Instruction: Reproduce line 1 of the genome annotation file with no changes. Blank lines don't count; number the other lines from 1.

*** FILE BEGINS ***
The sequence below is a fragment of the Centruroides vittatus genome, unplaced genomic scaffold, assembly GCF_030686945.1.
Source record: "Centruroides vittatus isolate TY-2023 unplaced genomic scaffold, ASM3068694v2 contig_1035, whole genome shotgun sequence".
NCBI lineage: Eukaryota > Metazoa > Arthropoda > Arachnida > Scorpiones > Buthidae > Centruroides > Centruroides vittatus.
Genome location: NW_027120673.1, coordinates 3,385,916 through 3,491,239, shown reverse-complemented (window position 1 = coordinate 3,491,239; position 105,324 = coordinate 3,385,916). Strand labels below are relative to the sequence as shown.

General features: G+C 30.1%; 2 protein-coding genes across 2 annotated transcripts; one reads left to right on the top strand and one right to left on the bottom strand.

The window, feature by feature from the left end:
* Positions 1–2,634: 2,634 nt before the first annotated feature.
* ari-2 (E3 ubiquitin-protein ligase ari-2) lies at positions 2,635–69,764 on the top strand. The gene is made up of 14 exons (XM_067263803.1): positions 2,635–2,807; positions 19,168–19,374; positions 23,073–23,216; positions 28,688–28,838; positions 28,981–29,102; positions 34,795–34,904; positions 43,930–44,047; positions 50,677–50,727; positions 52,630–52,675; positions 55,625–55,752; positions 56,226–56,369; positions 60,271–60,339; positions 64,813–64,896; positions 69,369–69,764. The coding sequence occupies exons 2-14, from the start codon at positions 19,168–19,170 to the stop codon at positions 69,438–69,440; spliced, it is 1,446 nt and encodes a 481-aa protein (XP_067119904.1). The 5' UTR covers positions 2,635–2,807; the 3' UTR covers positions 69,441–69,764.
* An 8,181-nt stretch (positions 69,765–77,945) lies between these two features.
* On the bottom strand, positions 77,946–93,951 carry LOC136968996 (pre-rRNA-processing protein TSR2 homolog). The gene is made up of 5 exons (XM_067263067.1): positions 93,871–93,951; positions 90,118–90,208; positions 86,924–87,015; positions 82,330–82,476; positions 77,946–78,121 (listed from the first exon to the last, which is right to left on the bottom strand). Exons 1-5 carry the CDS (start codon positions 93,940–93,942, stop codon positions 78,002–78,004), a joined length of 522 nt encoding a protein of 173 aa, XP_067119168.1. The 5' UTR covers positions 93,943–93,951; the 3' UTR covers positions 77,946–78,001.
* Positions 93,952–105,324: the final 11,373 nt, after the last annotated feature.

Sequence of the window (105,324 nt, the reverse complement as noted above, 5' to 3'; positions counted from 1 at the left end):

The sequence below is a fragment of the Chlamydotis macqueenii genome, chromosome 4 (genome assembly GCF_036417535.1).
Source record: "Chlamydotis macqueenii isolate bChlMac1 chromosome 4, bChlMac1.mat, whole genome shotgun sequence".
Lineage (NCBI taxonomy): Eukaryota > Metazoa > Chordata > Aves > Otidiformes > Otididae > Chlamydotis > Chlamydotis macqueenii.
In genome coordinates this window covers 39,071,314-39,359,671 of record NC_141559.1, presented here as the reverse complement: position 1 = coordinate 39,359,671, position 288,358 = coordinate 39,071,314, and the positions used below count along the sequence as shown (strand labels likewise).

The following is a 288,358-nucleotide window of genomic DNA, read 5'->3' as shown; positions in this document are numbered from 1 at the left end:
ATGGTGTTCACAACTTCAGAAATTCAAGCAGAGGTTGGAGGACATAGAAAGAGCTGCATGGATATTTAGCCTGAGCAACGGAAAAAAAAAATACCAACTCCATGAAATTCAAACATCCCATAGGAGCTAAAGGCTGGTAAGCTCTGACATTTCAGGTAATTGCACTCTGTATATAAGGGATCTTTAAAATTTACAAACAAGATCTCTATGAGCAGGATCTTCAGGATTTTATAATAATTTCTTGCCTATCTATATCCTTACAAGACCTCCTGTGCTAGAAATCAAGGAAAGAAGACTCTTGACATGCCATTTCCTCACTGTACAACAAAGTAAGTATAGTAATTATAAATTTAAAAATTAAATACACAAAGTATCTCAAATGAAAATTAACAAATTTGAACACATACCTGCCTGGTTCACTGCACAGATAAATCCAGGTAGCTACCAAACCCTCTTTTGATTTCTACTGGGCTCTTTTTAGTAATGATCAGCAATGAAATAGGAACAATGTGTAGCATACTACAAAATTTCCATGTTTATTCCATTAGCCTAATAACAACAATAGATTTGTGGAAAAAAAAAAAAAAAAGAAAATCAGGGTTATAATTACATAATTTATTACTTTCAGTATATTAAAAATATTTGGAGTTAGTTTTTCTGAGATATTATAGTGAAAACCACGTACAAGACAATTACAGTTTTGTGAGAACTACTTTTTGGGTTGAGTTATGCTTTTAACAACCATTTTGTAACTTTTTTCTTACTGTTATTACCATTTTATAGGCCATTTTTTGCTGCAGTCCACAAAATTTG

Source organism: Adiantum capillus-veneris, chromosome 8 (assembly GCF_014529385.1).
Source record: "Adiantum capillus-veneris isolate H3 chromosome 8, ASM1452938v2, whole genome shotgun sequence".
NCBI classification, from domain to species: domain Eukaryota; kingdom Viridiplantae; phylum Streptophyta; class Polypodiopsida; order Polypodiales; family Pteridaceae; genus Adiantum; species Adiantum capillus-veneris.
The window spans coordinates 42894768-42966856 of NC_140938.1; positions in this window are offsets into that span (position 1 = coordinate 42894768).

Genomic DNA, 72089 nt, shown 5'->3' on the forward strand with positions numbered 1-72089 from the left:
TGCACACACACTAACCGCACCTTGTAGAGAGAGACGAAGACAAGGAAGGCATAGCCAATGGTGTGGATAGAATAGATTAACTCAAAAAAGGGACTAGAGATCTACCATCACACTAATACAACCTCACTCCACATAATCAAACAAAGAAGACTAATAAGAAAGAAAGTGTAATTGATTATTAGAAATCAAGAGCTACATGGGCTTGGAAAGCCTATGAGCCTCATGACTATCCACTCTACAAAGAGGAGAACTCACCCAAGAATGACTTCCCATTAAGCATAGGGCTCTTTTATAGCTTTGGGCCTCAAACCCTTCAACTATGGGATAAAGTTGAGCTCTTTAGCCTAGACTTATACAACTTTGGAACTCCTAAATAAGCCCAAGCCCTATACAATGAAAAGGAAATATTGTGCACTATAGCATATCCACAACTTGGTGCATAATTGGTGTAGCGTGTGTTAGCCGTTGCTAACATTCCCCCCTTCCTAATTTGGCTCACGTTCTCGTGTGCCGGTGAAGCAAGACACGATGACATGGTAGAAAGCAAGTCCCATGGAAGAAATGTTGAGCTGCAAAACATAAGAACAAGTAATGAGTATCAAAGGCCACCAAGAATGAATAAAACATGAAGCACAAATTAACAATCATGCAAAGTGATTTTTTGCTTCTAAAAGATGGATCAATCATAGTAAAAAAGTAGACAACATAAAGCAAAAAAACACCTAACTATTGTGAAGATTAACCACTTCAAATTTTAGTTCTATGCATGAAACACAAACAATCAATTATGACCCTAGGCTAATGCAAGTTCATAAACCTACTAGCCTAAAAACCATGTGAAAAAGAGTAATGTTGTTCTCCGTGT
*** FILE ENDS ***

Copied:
The sequence below is a fragment of the Centruroides vittatus genome, unplaced genomic scaffold, assembly GCF_030686945.1.